Is there some subject about which you'd like to become a leading expert? Some historical figure who has always fascinated you? Some problem in society or nature that you'd be intrigued to explore?
You can!m The joys and rewards of scholarship, science, and social inquiry are no longer the exclusive domain of those with jobs as professors. Tens of thousands of Americans are engaged in exhilarating intellectual pursuits. They're conducting their own researches -- not because it's their job, but for the joy of it.
"Avocational scholarship" -- the pursuit of truth in your favorite field, as a life-enhancing leisure activity -- is burgeoning.
Most of us are intimidated at first by the proposal that we could learn any subject so well that we would be real experts on it. But there are numerous examples to show that a passionate preoccupation with one's subject, over an extended period of time, can indeed yield expertise. Moreover, the process of obtaining such knowledge isn't onerous, but quite enjoyable. A dramatic example:
Norman Macbeth, a retired lawyer, got interested in what today's scientists thought about Darwin's theory of evolution. He bought three widely available paperbacks to bone up on the subject. A careful reading of this hadnful of quite accessible books led him to conclude that "Darwinism was going to pieces, that there was no struggle for existsence, and that the scholars no longer talked about the survival of the fittest."
Intrigued by this finding, which seemed little-known despite its admission by some leading scientists, Macbeth pursued the matter further, finally writing up his reflections in a short book, "Darwin Retried," which won plaudits from scientific and literary critics, including distinguished professors such as Jacques Barzun and Sir Karl Popper. A second example:
Another serious amateur scholar is Ronald Story, who works for the Tucson (Arizona) Gas & Electric Company. Some years back he bridled at the irrationality of Erich von Daniken's cosmological theories as expounded in such best sellers as "Chariots of the Gods."
So had many scientists, but they had merely grumbled into their lecture notes. Story marshaled the evidence and wrote a compelling book debunking von Daniken, which won praise from experts ranging from Thor Heyerdahl to Carl Sagan.
Cornelius Hirschberg did it in the humanities. "I have read on subways, trains, and buses for 40 years," says this retired New Jersey salesman and store manager. "I've done approximately 10 hours of reading a week for about 2,000 weeks. Those 20,000 hours add up to at least five college degrees.
"I got in that much reading during what would have been wasted time which I had to lose and couldn't control in any case." He concludes, "The subway university is one of the best in the world."
Is such study a burden for Mr. Hirschberg? On the contrary -- it is a major joy of his life. "I live my life at its best, with art, music, poetry, literature, science, philosophy, and thought," he says. "I know the keener people of this world, think the keener thoughts, and taste the keener pleasures."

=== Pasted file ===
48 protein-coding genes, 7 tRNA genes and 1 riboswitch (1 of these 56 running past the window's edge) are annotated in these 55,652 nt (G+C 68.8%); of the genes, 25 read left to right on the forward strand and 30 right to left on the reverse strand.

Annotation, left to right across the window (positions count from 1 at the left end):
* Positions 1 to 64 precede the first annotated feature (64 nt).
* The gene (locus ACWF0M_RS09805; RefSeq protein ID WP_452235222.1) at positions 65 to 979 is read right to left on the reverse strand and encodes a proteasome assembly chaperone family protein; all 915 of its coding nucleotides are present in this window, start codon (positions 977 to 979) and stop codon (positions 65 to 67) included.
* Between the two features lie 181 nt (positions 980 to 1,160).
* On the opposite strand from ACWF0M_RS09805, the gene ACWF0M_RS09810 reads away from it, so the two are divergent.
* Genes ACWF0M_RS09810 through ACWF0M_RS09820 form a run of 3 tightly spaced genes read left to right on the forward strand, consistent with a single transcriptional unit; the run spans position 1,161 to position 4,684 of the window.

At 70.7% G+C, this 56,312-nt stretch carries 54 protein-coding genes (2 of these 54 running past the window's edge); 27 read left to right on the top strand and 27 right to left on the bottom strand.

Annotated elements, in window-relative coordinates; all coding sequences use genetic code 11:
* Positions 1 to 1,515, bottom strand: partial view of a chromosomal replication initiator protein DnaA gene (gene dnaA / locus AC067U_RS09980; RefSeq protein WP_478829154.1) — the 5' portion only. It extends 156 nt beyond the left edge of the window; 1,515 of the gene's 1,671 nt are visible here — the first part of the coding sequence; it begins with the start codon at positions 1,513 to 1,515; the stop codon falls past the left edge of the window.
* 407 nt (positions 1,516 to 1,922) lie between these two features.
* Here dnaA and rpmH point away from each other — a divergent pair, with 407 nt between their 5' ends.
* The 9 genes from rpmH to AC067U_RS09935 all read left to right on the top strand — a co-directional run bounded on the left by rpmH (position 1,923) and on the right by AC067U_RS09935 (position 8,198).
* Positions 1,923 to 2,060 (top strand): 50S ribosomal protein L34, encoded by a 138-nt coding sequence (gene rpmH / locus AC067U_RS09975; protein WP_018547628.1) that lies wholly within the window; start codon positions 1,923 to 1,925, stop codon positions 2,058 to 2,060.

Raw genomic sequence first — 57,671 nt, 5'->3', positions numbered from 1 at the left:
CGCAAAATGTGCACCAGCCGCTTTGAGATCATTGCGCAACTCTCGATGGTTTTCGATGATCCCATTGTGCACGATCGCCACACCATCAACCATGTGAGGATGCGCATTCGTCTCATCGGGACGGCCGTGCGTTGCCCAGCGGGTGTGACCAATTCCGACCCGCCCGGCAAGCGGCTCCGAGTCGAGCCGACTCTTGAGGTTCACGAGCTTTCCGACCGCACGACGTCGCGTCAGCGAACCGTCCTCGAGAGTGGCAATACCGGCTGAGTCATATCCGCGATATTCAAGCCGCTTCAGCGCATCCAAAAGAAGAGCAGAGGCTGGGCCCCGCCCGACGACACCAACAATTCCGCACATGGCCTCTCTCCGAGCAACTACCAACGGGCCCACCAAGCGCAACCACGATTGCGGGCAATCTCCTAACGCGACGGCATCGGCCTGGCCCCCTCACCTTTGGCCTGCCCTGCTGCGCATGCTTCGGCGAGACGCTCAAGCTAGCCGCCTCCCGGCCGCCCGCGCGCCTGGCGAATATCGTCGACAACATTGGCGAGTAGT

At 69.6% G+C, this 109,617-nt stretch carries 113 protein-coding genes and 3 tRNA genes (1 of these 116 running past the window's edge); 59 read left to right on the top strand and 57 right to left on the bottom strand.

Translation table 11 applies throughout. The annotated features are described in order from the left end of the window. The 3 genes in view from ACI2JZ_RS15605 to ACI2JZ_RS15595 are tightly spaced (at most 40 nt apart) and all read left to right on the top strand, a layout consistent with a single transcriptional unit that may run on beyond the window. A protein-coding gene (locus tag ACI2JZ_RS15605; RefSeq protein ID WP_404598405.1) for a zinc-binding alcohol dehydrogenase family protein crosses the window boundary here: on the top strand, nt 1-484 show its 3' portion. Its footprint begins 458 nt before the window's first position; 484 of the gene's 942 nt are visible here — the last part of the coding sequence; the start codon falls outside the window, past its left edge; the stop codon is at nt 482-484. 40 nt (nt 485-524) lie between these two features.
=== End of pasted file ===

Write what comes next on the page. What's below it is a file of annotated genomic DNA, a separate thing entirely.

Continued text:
How can you get started on scholarship as a hobby? A new booklet by Allen Tough, "Expand Your Life" (College Entrance Examination Board, New York, 1980), suggests the steps to take:
1. Consult your local librarian for beginning books on subjects you'd like to sample, and also just browse in those subjects on the shelves.
2. Sample courses, conferences, workshops, or discussion groups on the subject by checking out your local newspapers for special "continuing education" sections and advertisements in late August and early September, and again in late January and early February.
3. Familiarize yourself with the myriad of offerings by correspondence, through the local public library's copy of the Guide to Independent Study Through Correspondence Instruction.
4. Check out tape cassettes by world-renowned experts, available on most subjects and special interests. Most libraries have a good selection, or consult the commercial catalogs such as those listed in the box.
5. Browse in academic and scientific journals to get a quick immersion in the concerns, lingo, and new developments in your field of interest. Don't worry about not being able to understand most of the text -- you're just trying to get a feel for what and how the serious scholars in the field go about their researches.
6. Find out if there's a Learning Network operating in your community, through which you can link up with other people interested in learning or teaching your subject.
7. Take a look at "Colege On Your Own," by Gail Thain Parker and Gene R. Hawes (Bantam, 1978). It is an excellent compendium of reading lists and study outline tips for the major fields of knowledge.
Says author Tough: "All of us find ourselves, from time to time, too comfortably habituated to a limited range of activities and interests. We get so used to our lives, our concerns, our friends, our committees, that we hardly see them. Yet the culture in which we live offers an enormous choice of possibilities to expand our lives."